Now to be up-front I could never get their sample project to run on my local machine, so this is all from what I could see online. They do offer AJAX sorting and filtering but there doesn't seem to be an AJAX method to edit the fields without going to a different page completely. Also a huge drawback is the lack of community and documentation, but it being a single person working on the project it's understandable but something to remember when making your decision.

ZF DataGrid Conclusion
I give it a 3.5 out of 5 because of the lack of AJAX updating but at the same time the export features are a huge plus. Depending on who you are you may find that this only works with the Zend framework as a drawback, but I won't hold that against them since that was their whole point of creating it.

4. Eyesis
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The Pros
So Eyesis is a PHP class that can be used in any PHP project to create a data grid. It also has javascript included to do mass selections and some data manipulation. I love the simplicity of the class and it's usage and implementation.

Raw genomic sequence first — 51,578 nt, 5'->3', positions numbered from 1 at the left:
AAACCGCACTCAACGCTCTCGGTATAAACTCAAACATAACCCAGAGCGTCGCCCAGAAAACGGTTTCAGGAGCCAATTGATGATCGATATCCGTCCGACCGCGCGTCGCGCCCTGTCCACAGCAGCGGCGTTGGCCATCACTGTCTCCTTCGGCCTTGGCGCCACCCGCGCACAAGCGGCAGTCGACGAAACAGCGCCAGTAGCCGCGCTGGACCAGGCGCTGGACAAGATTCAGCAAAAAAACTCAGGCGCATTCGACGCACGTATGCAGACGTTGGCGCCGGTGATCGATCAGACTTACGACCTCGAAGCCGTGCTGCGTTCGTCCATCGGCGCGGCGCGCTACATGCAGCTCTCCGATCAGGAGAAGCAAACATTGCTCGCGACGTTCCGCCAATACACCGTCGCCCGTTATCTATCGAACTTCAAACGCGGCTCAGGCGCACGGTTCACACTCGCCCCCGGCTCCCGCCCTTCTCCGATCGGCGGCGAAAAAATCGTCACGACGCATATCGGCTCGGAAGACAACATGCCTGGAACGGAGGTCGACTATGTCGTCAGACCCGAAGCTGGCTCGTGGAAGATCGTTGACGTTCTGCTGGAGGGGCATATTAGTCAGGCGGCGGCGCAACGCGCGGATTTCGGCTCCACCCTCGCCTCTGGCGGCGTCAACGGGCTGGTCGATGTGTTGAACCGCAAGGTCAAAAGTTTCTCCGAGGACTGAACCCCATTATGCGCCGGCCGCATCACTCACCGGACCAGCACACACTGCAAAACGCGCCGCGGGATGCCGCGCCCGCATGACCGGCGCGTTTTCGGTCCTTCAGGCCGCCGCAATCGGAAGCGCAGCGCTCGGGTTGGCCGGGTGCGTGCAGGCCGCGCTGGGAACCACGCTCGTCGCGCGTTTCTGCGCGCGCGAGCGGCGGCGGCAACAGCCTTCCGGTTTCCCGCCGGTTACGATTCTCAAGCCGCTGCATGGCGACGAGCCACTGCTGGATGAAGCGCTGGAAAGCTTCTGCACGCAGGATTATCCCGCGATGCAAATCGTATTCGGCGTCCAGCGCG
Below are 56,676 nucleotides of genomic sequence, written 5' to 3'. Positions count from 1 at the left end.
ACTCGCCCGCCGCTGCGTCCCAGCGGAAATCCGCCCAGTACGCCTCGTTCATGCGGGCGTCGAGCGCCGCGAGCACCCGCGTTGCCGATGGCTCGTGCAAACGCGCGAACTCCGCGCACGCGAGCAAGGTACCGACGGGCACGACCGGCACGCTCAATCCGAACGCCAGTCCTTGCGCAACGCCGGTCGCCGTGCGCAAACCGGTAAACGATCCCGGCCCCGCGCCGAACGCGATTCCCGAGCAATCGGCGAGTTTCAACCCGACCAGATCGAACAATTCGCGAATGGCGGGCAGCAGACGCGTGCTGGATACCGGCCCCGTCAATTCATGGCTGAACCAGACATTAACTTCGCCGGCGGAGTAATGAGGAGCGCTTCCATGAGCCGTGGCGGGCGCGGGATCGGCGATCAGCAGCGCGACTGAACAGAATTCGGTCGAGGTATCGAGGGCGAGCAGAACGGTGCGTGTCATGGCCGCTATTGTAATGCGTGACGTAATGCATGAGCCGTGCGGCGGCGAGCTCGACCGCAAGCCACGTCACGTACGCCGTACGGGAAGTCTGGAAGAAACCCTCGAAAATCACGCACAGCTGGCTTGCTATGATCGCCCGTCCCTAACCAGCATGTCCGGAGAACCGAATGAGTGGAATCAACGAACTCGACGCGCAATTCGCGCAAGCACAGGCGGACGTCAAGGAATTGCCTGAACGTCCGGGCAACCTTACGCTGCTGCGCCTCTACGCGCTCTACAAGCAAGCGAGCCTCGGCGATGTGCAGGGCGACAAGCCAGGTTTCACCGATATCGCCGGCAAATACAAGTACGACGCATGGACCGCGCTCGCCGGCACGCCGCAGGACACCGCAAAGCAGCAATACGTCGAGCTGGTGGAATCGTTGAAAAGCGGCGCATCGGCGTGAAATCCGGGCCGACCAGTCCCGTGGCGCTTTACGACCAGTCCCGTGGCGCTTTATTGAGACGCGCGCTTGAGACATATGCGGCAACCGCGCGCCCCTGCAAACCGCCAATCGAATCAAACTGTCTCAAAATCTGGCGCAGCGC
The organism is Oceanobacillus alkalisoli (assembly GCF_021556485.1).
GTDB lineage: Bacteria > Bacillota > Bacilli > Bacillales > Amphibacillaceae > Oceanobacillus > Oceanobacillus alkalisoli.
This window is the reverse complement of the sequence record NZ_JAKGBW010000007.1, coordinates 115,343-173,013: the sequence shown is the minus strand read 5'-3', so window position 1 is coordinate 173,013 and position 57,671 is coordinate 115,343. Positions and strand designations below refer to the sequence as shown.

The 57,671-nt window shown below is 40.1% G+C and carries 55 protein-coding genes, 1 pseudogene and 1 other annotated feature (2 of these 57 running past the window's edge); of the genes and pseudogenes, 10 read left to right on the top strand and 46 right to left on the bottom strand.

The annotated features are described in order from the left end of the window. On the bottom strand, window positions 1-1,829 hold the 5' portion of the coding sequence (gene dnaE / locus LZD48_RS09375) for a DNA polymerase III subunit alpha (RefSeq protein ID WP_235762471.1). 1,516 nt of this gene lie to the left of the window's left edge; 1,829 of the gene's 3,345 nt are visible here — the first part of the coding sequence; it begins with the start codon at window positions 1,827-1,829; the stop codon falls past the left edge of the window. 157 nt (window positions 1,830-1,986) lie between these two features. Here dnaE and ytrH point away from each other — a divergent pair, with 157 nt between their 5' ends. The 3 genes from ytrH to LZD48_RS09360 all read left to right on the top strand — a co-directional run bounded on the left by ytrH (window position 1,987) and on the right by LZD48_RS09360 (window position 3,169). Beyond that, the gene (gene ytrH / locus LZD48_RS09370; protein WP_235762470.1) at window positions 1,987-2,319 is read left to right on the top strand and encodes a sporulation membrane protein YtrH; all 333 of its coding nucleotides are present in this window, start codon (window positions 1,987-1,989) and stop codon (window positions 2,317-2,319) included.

The Cons
No AJAX editing, you have some control over the columns but it mainly mirrors your database. It was written in 2008 and the documentation is lacking. If you have PHP 5.3 you will run into multiple errors due to the usage of deprecated code (although switching them out shouldn't take too much time).

Eyesis Conclusion
I give it a 3 out of 5 because it does the majority of things you will need from a data-grid except for the slicker AJAX editing within the spreadsheet.

4 Comments On This Entry

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Brandon_R Icon

11 April 2011 - 06:50 PM
Helped alot. Thanks.
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gregwhitworth Icon

11 April 2011 - 07:26 PM
No problem, glad it did!
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codeprada Icon

12 April 2011 - 06:01 AM
Beginner PHP programmers are gonna have a hard time using Eyesis because sometimes you yourself have to tweak the class files to suit your needs or stop annoying errors/warnings from being thrown. I couldn't get ZF DataGrid to run either lol.
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gregwhitworth Icon

12 April 2011 - 07:23 AM
That's a good point codeprada, and I'm glad I'm not the only one with the ZF - I felt like a moron.